Register free!
Search
 
     

The Green Industry's Resource Center


Click for Weather
Reply
 
Thread Tools Display Modes
  #1  
Old 06-27-2011, 03:38 PM
hamza7 hamza7 is offline
LawnSite Member
 
Join Date: Jun 2011
Posts: 4
HELP Swamp problem

Hello Everyone,

I'll be honest I wanted to join the forum for some free landscaping advice. About me: I recently got into detailing cars and quickly become a fanatic. I recently bought a tent to house cars in, because some of the equipment I use can't be used in direct sunlight and my garage is occupied with my dad's old stuff.

Here's the problem, the people who designed my backyard are really stupid basically they made like this <---all water in the middle

The problem is when it rains, the water gathers in the middle of my tent making it very muddy and swampy..it doesn't help that when I drive cars in and out causing the grass to die. I want to get permanent fix, something that will absorb the water and keep the floor dry..BTW I don't care for grass and if I had the money would probably the whole backyard landscaped







I was thinking some kind of small stone to put there that will absorb the water

Also Mods feel free to move my thread if I have not placed it in the right place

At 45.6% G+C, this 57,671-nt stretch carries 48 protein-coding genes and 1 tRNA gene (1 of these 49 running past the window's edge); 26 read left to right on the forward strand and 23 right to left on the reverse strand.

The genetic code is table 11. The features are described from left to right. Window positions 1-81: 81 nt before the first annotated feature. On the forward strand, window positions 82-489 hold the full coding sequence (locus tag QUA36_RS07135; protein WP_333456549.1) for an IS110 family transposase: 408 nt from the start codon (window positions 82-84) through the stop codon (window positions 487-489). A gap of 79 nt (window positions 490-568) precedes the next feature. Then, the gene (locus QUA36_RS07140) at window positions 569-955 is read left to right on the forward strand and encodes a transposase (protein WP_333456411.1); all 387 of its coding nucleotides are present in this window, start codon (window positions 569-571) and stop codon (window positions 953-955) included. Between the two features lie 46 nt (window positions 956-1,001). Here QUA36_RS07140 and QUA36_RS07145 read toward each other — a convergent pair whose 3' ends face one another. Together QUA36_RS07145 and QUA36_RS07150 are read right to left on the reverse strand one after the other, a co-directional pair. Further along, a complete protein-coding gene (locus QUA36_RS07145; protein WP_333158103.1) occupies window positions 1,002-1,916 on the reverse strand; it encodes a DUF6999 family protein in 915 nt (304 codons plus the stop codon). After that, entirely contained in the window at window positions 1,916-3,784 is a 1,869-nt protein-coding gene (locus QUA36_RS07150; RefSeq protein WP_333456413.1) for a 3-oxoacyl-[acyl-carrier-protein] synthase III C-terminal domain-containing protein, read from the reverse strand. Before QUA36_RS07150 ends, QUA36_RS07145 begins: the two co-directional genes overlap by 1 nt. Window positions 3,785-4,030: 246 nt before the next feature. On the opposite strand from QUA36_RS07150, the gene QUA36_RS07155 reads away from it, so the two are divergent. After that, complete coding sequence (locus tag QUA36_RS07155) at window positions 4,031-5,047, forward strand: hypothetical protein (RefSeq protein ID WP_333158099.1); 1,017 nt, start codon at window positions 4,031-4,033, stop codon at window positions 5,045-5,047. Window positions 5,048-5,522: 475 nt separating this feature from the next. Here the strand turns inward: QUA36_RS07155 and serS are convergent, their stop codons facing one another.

Reply With Quote
  #2  
Old 06-27-2011, 03:39 PM
hamza7 hamza7 is offline
LawnSite Member
 
Join Date: Jun 2011
Posts: 4
Also I'm just a student in college, I can't spend more then $300 on this problem
Reply With Quote
  #3  
Old 06-27-2011, 04:21 PM
benjammin's Avatar
benjammin benjammin is offline
LawnSite Senior Member
 
Join Date: Aug 2008
Location: Wilmington, NC
Posts: 252
Wouldn't the easiest "fix" be to move your tent to the higher ground adjacent to the fence?
Reply With Quote
  #4  
Old 06-27-2011, 05:30 PM
BINKY1902's Avatar
BINKY1902 BINKY1902 is offline
LawnSite Bronze Member
 
Join Date: Apr 2010
Location: South
Posts: 1,123
You could use the 12x12 concrete pads and make a concrete slab out of them. This is what I did in my backyard for my dogpen. I didn't want to pour concrete but wanted to be able to keep it clean. I just got 2x4s, nailed them together to form the square, then drilled holes and put long railroad spykes as anchors through them. Then I put my concrete pads in there and they stay good and tight. I've had it like this for a couple of years without problems. The thing is though you need to lay your 2x4s flat so you can drive over them. I think my 10' by 10' pad cost me a little over $100 bucks to put down. I bought the pads at Home Depot. Basically you have a concrete slab that can later be removed and used somewhere else.
Reply With Quote
  #5  
Old 06-27-2011, 09:44 PM
hamza7 hamza7 is offline
LawnSite Member
 
Join Date: Jun 2011
Posts: 4
Quote:
Originally Posted by benjammin View Post
Wouldn't the easiest "fix" be to move your tent to the higher ground adjacent to the fence?
My tent is 12 ft. wide and the backyard is only 18ft wide so I don't have much wiggle room, even if I move it to the extreme left or right I would stiff have the same problem
Reply With Quote
  #6  
Old 06-27-2011, 09:53 PM
hamza7 hamza7 is offline
LawnSite Member
 
Join Date: Jun 2011
Posts: 4
Quote:
Originally Posted by BINKY1902 View Post